Introduction 3 to shift from one to the other when the situation requires it and also to recognize when the situation does require it. Hence the rather strange look of some of the chapters, and especially the exercises at the end of the chapters. Teachers and students accustomed to traditional analytical pedagogies will probably shy away at first from critical perspectives and hands-on exercises designed to develop subliminal skills.
And this critical caution is a good thing: it is part of the shuttle movement from subliminal to conscious processing.
The topics for discussion that precede the exercises at the end of every chapter are in fact designed to foster just this sort of critical skepticism about the claims made in the chapter. Students should be given a chance both to experience the power of subliminal learning and translating and to question the nature and impact of what they are experiencing.
Subliminal functioning without critical self-awareness quickly becomes mind-numbing mechanical routine; analytical critiques without rich playful experience quickly become inert scholasticism. The primary course for which this textbook is intended is the introduction to the theory and practice of translation. Such introductory courses are designed to give undergraduate and, in some cases, graduate students an overall view of what translators do and how translation is studied.
To these ends the book is full of practical details regarding the professional activities of translators, and in Chapters it offers ways of integrating a whole series of theoretical perspectives on translation, from psychological theories in Chapter 6 through terminological theories in Chapter 7, linguistic theories in Chapter 8, and social theories in Chapter 9 to cultural theories in Chapter In addition, however, the exercises are designed not only to teach about translation but to help students translate better as well; and the book might also be used as supplementary material in practical translation seminars.
Since the book is not written for a specific language combination, the teacher will have to do some work to adapt the exercises to the specific language combination in which the students are working; while suggestions are given on how this might be done, it would be impossible to anticipate the specific needs of individual students in countries around the world. If this requires more active and creative input from teachers, it also allows teachers more latitude to adapt the book's exercises to their students' needs.
Since most translators traditionally myself included were not trained for the job, and many still undergo no formal training even today, I have also set up the book for self-study. Readers not currently enrolled in, or employed to teach in, translator training programs can benefit from the book by reading the chapters and doing the exercises that do not require group work.
Many of the exercises designed for group work can easily be adapted for individuals. The main thing is doing the exercises and not just thinking about them. Thought experiments work only when they are truly experiments and not just reflection upon what this or that experiment might be like.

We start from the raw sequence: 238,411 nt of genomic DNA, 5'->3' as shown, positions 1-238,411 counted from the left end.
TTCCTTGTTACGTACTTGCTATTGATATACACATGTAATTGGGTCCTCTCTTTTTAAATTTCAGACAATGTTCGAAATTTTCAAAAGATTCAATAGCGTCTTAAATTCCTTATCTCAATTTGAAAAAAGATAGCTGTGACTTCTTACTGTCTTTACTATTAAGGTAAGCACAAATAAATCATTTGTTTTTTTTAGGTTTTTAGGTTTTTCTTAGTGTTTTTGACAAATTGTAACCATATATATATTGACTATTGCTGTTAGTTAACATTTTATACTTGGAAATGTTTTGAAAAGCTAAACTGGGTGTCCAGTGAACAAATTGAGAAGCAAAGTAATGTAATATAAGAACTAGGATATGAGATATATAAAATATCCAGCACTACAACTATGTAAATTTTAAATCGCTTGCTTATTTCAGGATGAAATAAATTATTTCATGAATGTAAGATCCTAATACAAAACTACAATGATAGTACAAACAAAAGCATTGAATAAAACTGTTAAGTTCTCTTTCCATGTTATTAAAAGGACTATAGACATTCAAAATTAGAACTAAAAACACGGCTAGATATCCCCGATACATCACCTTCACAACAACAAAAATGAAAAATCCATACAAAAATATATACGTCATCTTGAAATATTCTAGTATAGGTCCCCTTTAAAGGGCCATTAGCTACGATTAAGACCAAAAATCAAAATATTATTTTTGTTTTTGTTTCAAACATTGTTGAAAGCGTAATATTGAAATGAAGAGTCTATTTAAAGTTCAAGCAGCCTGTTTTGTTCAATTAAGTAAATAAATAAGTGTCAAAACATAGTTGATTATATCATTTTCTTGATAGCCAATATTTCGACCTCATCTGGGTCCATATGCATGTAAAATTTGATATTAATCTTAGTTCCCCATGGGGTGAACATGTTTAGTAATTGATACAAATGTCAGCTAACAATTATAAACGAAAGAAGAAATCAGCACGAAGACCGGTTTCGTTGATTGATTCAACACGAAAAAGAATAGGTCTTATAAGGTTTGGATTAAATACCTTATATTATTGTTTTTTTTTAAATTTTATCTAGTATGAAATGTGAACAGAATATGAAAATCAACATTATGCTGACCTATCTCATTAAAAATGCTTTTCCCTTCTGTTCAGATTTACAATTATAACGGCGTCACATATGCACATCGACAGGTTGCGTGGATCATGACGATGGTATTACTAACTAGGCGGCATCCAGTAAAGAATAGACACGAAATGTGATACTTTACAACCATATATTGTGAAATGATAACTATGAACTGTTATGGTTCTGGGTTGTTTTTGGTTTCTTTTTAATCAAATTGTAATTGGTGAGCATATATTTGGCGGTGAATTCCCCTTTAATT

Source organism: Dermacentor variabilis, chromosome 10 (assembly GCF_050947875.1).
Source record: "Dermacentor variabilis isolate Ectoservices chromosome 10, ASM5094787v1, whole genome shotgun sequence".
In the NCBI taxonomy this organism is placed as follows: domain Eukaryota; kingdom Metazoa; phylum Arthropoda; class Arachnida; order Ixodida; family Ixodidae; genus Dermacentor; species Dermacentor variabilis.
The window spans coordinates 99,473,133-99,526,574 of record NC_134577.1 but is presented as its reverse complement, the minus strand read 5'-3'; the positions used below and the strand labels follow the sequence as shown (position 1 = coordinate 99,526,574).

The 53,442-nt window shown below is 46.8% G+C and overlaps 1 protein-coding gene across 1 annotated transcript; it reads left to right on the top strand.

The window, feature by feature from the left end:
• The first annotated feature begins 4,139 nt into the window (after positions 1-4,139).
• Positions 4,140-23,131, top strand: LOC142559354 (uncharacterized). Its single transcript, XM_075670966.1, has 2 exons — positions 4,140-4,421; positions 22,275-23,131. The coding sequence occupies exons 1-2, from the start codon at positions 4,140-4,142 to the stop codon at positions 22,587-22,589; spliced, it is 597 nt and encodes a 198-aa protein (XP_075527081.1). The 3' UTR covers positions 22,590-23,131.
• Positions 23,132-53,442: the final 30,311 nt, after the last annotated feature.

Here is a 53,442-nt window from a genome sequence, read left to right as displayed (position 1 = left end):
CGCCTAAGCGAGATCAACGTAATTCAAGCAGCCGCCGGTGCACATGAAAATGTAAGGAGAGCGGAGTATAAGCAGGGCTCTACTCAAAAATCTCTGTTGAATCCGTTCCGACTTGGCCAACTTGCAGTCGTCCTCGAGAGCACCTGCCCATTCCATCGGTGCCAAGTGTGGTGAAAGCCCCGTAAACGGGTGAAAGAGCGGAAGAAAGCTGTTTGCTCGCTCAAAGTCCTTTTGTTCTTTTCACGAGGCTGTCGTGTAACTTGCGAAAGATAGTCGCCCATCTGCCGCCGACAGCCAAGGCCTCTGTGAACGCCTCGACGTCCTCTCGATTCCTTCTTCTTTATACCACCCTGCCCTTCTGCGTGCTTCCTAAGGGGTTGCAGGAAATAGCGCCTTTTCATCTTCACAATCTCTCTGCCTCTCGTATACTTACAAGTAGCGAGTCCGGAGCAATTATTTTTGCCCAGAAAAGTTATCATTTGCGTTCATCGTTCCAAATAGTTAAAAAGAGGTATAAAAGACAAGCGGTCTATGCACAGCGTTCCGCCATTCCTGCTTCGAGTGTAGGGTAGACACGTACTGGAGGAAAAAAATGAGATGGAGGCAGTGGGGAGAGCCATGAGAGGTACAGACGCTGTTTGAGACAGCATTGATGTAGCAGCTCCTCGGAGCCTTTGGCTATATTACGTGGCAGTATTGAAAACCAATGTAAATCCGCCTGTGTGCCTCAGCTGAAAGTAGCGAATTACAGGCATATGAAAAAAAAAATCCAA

Internal and external knowledgeTranslation is different things for different groups of people. For people who are not translators, it is primarily a text; for people who are, it is primarily an activity. Or, as Anthony Pym , puts it, translation is a text from the perspective of "external knowledge," but an activity aiming at the production of a text from the perspective of "internal knowledge. A great deal of thinking and teaching about translation in the past has been controlled by what is essentially external knowledge, text-oriented approaches that one might have thought of greater interest to non-translators than translators -so much, in fact, that these external perspectives have in many ways come to dominate the field.
Ironically enough, traditional approaches to translation based on the nontranslating user's need for a certain kind of text have only tended to focus on one of the user's needs: reliability often called "equivalence" or "fidelity". A fully useroriented approach to translation would recognize that timeliness and cost are equally important factors.
Let us consider these three aspects of translation as perceived from the outside -translation users' desire to have a text translated reliably, rapidly, and cheaply -in turn.
ReliabilityTranslation users need to be able to rely on translation. They need to be able to use the translation as a reliable basis for action, in the sense that if they take action on the belief that the translation gives them the kind of information they need about the original, that action will not fail because of the translation. And they need to be able to trust the translator to act in reliable ways, delivering reliable translations by deadlines, getting whatever help is needed to meet those deadlines, and being flexible and versatile in serving the user's needs.
Let's look at these two aspects of translation reliability separately. Textual reliabilityA text's reliability consists in the trust a user can place in it, or encourage others to place in it, as a representation or reproduction of the original.
To put that differently, a text's reliability consists in the user's willingness to base future actions on an assumed relation between the original and the translation. For example, if the translation is of a tender, the user is most likely the company to which the tender has been made. If the translation is done in-house, or if the client gives an agency or freelancer specific instructions, the translator may be in a position to summarize certain paragraphs of lesser importance, while doing painstakingly close readings of certain other paragraphs of key importance.